This past Friday, the 23rd of April, Arizona governor Jan Brewer signed into statue an immigration bill, making undocumented immigration a crime in the state of AZ. The bill gives the authority to police officers of that state to stop, and question, any person as to the status of their citizenship, if deemed suspicious (NY Times) Something about this does not make sense. Putting aside moral judgment, ethical opinion, or normative economic points of view, this bill is still costly, harmful, and otherwise poorly reasoned legislation, in purely positive economic terms. The reason why lies in free-market theories on the nature of labor. To utilize such theories (contextually provided here by Walter Block, to whom I will reference momentarily), one must examine 2 points of interest. Why would immigrants want to be here in the first place, and why employers would want to hire them?
Immigrants must either be here for better quality of living, better employment opportunity, or some combination of the two. More than likely, they are here for the greater opportunity of higher wages as compared to opportunity available domestically; if such opportunities existed in their home country, they would be more likely to work domestically, rather than make the extreme (and often dangerous) effort of migrating to the United States (1). However, the opportunity is here only because of US employers’ willingness to employ them. This willingness on the part of US employers stems from the value of the marginal benefit of the labor provided by the migrant workers. Walter Block, professor of economics at Loyola College in New Orleans, points out the economic behavior in this very case:
Not only do employers from southern California travel hundreds of miles to find them [Mexican workers], but they also furnish trucks or travel money to transport them northward. In fact, employers from as far away as Wisconsin travel to Mexico for ‘cheap labor’ (workers receiving less than their marginal product)
Block, pg. 227
So what happens if these workers are here illegally, and are working in a place where illegal immigration is punishable by immediate deportation? The immediate consequence is that employers lose the least expensive section o f their labor costs. The workers to whom they need only paid a wage equal to the marginal benefit of that labor (or possibly less, depending on the initial domestic wages of the immigrant workers), are now gone. When that happens, costs of production generally increase. To replace that labor lost (if the employer chooses to do so), a higher wage must be offered to attract non-migrant workers. Assuming that a non-migrant worker provides the same benefit to the employer, in terms of productive labor, as does a migrant worker (Which, in such jobs as custodial positions, may be entirely plausible), this higher wage must then be automatically greater than the marginal product of that worker.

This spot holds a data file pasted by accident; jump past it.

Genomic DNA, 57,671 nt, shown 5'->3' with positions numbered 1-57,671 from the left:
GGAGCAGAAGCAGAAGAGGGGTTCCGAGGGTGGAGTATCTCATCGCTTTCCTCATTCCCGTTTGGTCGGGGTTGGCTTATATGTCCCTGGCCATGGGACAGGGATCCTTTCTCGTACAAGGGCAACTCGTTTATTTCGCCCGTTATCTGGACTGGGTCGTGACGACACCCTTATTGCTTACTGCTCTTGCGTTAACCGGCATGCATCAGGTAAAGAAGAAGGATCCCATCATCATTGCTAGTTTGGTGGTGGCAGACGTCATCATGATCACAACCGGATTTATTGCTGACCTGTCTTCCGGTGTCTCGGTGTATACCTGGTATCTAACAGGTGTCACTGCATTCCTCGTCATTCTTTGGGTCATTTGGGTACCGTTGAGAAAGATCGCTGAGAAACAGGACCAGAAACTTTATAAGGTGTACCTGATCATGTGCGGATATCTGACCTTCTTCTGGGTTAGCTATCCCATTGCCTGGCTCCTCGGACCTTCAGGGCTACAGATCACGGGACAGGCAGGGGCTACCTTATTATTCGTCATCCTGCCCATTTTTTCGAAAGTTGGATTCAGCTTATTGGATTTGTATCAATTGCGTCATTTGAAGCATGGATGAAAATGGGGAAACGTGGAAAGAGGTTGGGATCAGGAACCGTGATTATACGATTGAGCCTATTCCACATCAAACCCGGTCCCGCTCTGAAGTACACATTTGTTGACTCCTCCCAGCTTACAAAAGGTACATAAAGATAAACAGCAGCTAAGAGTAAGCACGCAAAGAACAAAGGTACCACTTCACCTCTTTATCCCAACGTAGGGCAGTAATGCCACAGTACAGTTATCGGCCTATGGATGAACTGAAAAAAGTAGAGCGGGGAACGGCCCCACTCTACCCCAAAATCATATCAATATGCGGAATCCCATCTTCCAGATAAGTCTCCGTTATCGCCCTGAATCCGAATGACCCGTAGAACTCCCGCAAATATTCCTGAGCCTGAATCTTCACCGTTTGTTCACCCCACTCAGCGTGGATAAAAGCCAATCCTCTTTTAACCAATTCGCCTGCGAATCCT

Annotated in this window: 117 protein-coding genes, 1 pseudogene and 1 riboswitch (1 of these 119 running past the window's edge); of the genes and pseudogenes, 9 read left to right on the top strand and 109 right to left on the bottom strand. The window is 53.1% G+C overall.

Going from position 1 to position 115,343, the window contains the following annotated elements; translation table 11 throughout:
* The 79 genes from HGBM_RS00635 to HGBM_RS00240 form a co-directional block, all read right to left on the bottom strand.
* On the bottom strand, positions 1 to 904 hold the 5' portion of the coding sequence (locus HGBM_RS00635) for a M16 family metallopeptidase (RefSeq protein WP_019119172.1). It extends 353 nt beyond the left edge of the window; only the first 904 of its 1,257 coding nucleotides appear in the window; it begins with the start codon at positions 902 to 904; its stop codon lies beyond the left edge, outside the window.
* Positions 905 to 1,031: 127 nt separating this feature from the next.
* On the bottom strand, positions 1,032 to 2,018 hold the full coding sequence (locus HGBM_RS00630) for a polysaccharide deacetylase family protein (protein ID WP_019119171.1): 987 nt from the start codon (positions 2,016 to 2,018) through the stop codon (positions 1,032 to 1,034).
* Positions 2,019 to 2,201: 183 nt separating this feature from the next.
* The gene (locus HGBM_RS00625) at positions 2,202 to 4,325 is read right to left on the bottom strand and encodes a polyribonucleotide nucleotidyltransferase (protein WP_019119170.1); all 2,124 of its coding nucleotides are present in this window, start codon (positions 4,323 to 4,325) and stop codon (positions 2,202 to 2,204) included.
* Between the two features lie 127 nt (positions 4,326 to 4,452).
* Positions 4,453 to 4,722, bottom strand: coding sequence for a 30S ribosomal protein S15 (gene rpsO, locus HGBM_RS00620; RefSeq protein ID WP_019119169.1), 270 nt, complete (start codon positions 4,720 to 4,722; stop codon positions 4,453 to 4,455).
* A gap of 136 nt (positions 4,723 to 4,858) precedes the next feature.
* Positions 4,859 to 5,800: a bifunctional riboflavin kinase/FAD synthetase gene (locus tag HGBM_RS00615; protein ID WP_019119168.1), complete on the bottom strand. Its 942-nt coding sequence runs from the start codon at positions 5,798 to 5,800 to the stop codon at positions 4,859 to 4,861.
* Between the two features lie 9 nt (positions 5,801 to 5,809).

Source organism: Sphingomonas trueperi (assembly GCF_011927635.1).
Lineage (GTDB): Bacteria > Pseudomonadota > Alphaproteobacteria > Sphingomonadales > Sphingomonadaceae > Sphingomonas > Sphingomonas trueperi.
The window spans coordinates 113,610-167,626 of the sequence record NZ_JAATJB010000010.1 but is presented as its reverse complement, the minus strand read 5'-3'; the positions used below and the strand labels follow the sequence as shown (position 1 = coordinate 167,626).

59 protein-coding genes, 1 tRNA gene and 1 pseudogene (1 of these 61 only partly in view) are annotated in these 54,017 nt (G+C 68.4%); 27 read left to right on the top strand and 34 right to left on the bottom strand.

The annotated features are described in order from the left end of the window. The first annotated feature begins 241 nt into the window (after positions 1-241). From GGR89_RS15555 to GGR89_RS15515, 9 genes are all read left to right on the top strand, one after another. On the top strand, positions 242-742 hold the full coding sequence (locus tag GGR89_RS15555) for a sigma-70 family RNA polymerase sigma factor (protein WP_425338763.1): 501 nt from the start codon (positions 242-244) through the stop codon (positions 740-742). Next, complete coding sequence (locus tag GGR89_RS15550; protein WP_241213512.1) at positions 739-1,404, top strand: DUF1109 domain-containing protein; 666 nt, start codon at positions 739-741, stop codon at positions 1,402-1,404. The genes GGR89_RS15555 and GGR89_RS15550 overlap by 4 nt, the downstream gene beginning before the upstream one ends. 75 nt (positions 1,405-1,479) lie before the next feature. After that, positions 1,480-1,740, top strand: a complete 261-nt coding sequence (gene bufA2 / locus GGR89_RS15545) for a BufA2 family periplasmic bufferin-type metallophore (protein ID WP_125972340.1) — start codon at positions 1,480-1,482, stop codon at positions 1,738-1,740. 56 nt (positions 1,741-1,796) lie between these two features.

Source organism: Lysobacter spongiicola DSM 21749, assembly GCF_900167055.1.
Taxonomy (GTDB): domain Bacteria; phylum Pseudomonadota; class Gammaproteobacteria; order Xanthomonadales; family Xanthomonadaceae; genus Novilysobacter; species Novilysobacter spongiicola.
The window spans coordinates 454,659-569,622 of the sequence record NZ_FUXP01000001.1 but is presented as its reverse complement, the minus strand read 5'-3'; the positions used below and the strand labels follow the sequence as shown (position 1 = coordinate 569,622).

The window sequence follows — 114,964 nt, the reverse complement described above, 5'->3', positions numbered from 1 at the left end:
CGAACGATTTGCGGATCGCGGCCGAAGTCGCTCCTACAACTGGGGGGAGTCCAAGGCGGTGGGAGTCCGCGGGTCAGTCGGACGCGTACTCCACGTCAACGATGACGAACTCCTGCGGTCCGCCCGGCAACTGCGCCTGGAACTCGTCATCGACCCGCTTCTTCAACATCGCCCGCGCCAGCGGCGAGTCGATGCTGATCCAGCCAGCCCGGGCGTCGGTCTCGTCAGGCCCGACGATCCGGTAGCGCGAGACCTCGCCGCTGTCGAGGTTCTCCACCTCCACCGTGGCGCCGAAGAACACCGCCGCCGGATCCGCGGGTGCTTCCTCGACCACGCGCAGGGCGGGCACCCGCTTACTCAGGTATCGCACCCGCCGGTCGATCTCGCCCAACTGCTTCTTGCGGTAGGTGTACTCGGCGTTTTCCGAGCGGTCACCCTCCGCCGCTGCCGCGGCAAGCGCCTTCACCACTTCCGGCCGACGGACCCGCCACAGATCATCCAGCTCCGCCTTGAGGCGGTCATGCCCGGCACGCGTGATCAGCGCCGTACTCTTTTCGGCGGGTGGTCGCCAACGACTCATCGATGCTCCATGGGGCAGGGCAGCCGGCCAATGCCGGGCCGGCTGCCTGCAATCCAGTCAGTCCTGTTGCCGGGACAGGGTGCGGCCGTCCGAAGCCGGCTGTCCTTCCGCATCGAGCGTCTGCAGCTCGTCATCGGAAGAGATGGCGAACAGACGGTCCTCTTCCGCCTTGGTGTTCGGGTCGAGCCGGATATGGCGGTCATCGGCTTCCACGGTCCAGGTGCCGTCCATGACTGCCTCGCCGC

Now wait a minute; an employer would never hire an additional worker if the wage he must pay to that worker was greater than the marginal product of his labor! Therefore, the employer will take one of two courses of action. Either the employer will simply not re-hire new workers to fill the space left by the migrant workers, or he must raise his prices to maintain profitability. Which of these options appears to be more viable to the competitive producer?
The logic having been laid out, I have some questions: What were the motivations behind the passing of this bill, and what were the expected results? I would be willing to wager a new copy of Human Action to say the list of expected results did not include “Inflationary pressure”. In fact, I would also expect that one motivation may have been the goal of allowing more employment opportunities for our own domestic workers. As demonstrated above, this result is unlikely as well. What motivations and expected results are left? Unfortunately, there are none that can be discussed under restrictions of excluding moral judgment, ethical opinion, or normative economic points of view. However, I will briefly stand upon my soapbox and claim that the words of Emma Lazarus no longer seem as beautiful to many Americans as they used to be:
Give me your tired, your poor, your huddled masses yearning to breathe free, the wretched refuse from your teeming shore. Send these, the homeless, tempest-tost to me, I lift my lamp beside the Golden Door (2)
Block, Walter. Defending the Undefendable. Ludwing von Mises Institute, Auburn, AL. 2008
(1) Block, pg. 227
(2) Lazarus, Emma. The New Colossus